Still, this was no Stooges atmosphere. After a slow start, that same punk spirit was in danger of being bottled up in its genie’s cage and stored on a dusty knickknack shelf. Then, out stepped Iggy Pop.
"At this point in his life, Pop is a lot like the Black Knight from Monty Python and the Holy Grail..."
He came onstage armed with a brand new record, Post Pop Depression, and the most overqualified backing band in the world: guitarists Josh Homme, Dean Fertita, and Troy Van Leeuwen from Queens of the Stone Age, Matt Helders of the Arctic Monkeys on drums, and Matt Sweeney from Chavez on bass. Dressed in black and wearing red dinner jackets, the band rumbled through a collection of songs that both revitalized Pop’s
No fucking way.
By beginning the night with “Lust for Life,” Pop established immediately that he’s nowhere close to trading in the microphone for a shuffleboard stick and that the song’s chorus rings as true today as when it first appeared in 1977.
Three songs in, his black jacket was tossed aside, and his naked torso whipped back and forth, not as easily as it used to but with all of the exuberance of a man a third his age. Pop was also battling a cold because he was “stupid enough to go up north.” He introduced “American Valhalla” with a commentary on fighting and fighting to stay alive, particularly in South Florida and Miami, a place Pop now calls home. At this point in his life, Pop is a lot like the Black Knight from Monty Python and the Holy Grail; you’d have to chop off all his limbs to physically keep him from performing his punk duties and being the man he’s always been.
Like the songs on the set list, the crowd was a mix of old and new. A father in a black, crushed-velvet jacket led his young daughter by the hand, past the line of middle-aged fans affluent enough to afford the pricey seats in the orchestra pit. Meanwhile, two nymphets skipped past and around security, who rushed after them like children chasing butterflies with nets. Down in front, fans clawed and grasped at the rock icon, prompting Pop to reach back, smiling throughout. Twice he lapped the Fillmore, leading a parade of security through the cheering, flailing arms of the crowd, both in the lower sections and higher.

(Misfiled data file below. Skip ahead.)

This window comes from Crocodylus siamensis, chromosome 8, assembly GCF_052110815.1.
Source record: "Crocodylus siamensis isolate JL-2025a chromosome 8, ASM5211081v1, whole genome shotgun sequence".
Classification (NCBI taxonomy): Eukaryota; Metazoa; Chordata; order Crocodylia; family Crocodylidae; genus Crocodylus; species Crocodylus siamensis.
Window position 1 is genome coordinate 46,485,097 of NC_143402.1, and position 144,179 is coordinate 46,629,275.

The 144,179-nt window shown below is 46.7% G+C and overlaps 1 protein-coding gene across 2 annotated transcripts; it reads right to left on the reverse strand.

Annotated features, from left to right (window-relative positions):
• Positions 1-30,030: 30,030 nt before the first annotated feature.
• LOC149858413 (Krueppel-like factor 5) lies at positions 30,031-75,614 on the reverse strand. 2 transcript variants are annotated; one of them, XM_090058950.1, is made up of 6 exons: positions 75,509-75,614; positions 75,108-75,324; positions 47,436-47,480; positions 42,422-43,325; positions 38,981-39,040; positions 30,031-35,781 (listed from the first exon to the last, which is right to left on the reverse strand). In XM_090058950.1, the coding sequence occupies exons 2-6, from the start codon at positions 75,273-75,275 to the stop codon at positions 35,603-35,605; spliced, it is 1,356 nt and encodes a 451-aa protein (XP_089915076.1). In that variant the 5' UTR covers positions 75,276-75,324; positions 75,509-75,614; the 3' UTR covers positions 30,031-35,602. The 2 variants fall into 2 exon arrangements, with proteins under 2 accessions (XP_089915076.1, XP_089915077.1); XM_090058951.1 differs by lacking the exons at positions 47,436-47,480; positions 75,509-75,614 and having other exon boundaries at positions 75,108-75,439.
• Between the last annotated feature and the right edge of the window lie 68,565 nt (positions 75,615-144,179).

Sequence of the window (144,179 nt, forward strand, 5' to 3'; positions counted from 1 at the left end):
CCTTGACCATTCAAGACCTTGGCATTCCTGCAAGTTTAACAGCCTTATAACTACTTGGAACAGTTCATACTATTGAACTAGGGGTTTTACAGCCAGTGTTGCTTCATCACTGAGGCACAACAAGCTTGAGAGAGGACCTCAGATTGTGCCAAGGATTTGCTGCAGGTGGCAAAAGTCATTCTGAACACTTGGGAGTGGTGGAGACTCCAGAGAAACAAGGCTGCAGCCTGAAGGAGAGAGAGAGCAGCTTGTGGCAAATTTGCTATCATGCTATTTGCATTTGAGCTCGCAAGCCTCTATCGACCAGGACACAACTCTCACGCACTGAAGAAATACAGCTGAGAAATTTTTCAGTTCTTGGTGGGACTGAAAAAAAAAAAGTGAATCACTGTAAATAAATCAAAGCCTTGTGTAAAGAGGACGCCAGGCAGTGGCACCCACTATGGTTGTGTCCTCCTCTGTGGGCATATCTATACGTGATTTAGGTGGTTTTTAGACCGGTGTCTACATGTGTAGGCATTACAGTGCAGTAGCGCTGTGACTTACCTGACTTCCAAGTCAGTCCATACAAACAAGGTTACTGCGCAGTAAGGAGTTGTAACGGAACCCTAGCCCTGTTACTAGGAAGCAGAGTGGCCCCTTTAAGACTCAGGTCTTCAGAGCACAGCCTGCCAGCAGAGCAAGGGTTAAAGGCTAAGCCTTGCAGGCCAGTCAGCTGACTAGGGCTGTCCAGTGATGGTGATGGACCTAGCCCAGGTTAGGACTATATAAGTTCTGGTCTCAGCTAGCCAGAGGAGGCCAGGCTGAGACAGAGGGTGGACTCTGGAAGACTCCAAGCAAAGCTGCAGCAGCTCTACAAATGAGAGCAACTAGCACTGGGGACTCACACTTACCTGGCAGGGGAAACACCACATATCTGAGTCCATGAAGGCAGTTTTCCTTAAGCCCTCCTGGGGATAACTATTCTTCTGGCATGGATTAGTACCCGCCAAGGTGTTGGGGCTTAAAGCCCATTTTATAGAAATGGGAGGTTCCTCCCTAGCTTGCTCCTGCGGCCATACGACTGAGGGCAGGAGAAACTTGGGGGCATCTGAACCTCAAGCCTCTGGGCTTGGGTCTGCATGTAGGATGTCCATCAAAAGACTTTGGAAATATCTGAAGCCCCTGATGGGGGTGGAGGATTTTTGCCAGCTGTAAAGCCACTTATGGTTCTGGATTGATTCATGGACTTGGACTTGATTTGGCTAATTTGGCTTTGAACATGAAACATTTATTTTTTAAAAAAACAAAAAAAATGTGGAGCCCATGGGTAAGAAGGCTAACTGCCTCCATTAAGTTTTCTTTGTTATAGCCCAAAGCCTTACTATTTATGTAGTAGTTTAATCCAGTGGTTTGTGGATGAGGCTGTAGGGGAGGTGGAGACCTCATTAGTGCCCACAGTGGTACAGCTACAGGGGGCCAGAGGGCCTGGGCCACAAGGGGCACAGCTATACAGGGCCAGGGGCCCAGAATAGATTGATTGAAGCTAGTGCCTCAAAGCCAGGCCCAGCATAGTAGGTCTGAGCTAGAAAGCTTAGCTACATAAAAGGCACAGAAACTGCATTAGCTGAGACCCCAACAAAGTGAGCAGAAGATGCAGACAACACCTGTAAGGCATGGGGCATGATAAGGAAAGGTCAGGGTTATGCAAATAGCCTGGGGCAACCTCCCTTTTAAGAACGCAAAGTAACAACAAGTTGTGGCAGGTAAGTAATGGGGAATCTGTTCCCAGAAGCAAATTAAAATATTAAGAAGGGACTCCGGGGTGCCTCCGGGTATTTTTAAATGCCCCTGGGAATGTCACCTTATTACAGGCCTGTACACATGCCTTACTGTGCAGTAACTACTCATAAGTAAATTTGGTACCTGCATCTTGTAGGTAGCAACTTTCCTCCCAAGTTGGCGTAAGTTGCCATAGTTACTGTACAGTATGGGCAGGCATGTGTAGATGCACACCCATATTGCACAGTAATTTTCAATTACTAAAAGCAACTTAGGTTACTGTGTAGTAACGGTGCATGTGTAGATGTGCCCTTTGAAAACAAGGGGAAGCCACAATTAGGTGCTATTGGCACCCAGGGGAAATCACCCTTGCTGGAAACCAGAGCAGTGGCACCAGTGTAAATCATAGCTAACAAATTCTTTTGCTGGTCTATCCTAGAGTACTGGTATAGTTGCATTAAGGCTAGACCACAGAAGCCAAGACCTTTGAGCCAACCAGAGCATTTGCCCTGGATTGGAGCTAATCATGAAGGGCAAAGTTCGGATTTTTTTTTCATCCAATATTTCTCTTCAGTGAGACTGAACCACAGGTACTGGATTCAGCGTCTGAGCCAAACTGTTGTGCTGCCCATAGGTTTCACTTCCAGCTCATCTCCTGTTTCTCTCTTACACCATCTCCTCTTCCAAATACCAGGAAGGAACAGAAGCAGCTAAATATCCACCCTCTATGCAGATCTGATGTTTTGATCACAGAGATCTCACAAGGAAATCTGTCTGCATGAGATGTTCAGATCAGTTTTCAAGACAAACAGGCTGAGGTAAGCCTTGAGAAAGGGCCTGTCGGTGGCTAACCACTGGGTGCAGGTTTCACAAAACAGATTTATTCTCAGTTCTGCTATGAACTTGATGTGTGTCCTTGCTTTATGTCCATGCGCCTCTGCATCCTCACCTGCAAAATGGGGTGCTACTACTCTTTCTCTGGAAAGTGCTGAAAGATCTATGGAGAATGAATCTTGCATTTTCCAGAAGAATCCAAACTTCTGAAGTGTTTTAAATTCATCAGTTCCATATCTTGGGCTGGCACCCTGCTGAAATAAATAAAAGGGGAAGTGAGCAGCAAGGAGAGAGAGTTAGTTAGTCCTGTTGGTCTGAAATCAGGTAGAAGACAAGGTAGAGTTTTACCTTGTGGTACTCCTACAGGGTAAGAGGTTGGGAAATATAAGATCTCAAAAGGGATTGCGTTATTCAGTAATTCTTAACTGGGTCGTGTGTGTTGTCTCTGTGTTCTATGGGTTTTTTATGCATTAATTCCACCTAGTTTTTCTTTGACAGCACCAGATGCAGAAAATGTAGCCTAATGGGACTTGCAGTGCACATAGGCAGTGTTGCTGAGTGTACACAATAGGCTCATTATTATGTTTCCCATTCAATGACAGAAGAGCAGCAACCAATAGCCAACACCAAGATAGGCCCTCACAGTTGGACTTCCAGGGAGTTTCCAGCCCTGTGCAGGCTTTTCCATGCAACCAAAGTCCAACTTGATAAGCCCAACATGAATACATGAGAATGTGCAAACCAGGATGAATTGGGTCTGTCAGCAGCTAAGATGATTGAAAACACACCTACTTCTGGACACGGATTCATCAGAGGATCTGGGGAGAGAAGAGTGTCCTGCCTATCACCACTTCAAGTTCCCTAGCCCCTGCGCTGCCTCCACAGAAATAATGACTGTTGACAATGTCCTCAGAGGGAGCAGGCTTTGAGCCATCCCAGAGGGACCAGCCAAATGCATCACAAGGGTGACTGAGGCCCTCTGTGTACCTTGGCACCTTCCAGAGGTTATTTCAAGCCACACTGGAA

The sound was rich and thick — almost permeable — with Homme and company marrying Pop’s own darkest, David Bowie-influenced rhythms with vampiric, QOTSA riffs. This may be the only time in his career that Homme will play second fiddle to another rock star, and by the look of his body language, he couldn’t have been more thrilled to be doing so. Between the cacophony of “fucks” blaring from Pop’s mouth, spitting on the ground, all the weirdos in the crowd emerging from their crawlspaces and waving their arms wildly, and at least two separate stage invaders, this finally became a proper punk show. In addition to his latest cuts — including “Paraguay” and the Chuck Berry/LSD-inspired “Chocolate Drops” — Pop played all the hits: “China Girl,” “Nightclubbing,” “The Passenger,” and “Success,” to name a few. In return, the audience showered him with a much-deserved standing ovation.
“You’re a good-natured, Miami crowd,” he said. “Thank you.”
No. Thank you, Iggy.